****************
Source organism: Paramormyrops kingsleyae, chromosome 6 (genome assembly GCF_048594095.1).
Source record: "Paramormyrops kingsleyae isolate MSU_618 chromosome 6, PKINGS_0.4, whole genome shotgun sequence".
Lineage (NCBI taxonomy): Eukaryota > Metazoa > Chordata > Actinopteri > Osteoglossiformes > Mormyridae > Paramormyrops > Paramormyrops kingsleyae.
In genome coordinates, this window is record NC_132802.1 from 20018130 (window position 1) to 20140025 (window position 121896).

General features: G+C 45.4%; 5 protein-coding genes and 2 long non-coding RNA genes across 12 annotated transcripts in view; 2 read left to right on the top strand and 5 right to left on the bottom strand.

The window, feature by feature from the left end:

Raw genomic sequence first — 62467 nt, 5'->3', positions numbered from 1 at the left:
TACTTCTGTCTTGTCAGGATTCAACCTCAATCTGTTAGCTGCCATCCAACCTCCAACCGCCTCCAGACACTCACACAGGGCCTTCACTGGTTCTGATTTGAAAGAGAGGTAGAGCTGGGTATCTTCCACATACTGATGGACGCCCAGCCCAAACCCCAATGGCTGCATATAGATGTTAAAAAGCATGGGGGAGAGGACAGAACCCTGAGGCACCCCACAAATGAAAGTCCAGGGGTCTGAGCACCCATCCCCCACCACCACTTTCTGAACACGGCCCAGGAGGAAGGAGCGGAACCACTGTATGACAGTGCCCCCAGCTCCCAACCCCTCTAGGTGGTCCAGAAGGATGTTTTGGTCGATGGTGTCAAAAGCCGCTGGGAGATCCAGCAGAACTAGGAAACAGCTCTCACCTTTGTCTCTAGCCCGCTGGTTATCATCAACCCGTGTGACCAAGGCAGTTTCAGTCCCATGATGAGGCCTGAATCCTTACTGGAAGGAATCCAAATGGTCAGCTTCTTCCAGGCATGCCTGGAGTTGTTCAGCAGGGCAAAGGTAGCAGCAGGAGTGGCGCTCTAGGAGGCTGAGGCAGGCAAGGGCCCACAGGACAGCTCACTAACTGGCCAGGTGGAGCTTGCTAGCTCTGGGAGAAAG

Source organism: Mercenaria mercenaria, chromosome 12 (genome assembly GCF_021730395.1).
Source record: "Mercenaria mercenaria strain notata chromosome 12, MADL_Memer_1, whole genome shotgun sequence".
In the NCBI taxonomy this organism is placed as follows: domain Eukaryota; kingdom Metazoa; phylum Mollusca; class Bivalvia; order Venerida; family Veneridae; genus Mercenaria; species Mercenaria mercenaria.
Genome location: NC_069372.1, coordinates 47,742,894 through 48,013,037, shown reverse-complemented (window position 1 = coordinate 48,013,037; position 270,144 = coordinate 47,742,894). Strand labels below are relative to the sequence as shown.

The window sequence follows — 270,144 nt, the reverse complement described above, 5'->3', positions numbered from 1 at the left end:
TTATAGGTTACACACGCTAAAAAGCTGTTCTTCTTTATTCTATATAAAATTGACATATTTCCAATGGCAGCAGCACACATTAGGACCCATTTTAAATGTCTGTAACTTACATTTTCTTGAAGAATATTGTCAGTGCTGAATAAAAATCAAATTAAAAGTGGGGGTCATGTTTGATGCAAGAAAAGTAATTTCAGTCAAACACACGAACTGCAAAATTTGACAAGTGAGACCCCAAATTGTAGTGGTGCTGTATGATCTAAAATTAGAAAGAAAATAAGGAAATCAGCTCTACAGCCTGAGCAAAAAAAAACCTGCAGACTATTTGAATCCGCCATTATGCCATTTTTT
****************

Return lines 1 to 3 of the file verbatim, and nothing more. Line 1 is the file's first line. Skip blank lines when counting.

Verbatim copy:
Source organism: Paramormyrops kingsleyae, chromosome 6 (genome assembly GCF_048594095.1).
Source record: "Paramormyrops kingsleyae isolate MSU_618 chromosome 6, PKINGS_0.4, whole genome shotgun sequence".
Lineage (NCBI taxonomy): Eukaryota > Metazoa > Chordata > Actinopteri > Osteoglossiformes > Mormyridae > Paramormyrops > Paramormyrops kingsleyae.